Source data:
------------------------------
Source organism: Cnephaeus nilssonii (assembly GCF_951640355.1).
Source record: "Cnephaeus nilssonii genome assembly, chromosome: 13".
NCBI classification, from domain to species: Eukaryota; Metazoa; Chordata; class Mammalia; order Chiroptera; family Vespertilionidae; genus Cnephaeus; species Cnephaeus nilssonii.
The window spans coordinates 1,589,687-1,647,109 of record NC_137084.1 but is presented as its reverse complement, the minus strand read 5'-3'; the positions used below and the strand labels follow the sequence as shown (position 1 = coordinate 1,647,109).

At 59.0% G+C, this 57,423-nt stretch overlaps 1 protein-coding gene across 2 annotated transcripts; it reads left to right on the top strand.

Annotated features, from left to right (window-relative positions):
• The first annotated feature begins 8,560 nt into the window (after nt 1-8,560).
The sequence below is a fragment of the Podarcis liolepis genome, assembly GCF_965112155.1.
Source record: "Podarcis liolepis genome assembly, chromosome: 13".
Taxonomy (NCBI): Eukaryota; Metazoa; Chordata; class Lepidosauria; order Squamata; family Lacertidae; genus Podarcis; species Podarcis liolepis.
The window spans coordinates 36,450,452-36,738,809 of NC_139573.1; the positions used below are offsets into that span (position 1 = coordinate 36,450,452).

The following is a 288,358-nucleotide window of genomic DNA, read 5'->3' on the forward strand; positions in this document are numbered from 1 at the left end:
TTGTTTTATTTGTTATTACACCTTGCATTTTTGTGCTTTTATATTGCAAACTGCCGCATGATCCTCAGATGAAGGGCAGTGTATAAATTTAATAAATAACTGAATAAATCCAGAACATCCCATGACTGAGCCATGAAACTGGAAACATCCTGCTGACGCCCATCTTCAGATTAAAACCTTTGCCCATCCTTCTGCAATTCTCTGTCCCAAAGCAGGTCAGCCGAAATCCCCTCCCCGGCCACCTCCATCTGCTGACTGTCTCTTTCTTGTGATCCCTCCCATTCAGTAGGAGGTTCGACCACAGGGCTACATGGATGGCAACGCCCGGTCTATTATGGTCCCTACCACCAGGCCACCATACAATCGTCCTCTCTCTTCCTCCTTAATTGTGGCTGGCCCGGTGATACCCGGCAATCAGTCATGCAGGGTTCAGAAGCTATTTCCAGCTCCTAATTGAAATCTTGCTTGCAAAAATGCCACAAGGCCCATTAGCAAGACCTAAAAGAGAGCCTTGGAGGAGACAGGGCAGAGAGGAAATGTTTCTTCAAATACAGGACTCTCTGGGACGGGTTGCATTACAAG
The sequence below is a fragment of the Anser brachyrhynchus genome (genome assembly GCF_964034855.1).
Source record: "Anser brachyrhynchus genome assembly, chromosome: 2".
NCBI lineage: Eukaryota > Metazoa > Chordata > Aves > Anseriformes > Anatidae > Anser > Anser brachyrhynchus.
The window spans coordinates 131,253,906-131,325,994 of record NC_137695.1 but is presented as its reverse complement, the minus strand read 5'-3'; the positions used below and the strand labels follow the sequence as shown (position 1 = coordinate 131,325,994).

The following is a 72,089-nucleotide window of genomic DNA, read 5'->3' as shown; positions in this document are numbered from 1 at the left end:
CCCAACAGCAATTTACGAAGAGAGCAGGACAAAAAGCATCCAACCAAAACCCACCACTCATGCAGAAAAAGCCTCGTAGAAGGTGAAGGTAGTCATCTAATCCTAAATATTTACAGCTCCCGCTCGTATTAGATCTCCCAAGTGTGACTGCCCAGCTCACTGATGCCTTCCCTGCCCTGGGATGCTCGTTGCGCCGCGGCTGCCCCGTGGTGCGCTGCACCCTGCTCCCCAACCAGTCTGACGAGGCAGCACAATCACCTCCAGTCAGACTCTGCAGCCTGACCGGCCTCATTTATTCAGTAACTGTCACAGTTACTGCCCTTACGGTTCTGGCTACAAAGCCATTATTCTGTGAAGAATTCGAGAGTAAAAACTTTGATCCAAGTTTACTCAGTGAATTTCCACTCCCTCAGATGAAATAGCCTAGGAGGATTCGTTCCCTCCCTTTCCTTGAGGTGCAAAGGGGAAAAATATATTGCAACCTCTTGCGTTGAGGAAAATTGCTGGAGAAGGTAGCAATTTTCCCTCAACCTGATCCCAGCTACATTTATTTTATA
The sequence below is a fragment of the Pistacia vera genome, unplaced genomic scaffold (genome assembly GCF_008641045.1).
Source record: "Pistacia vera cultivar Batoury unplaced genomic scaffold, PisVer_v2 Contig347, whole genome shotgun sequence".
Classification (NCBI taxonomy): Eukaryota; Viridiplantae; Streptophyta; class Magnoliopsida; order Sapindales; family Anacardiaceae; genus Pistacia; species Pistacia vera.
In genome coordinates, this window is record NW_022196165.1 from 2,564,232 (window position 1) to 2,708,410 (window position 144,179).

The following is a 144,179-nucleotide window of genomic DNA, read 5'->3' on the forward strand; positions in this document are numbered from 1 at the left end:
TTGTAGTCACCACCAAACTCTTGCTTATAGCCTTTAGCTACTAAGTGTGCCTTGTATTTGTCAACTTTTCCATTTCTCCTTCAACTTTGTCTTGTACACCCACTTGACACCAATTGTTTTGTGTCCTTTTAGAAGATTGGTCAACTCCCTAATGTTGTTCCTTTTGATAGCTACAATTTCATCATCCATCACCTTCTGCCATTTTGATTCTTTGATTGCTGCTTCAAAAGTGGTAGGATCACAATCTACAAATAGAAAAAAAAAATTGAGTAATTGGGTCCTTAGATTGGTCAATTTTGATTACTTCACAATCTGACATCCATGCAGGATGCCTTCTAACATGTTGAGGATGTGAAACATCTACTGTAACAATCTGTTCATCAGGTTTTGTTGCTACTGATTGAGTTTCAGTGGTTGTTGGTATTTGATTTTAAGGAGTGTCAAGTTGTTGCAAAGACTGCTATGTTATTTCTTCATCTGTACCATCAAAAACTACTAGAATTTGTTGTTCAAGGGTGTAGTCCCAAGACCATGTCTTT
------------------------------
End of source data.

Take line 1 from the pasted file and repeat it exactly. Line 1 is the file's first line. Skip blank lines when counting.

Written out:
Source organism: Cnephaeus nilssonii (assembly GCF_951640355.1).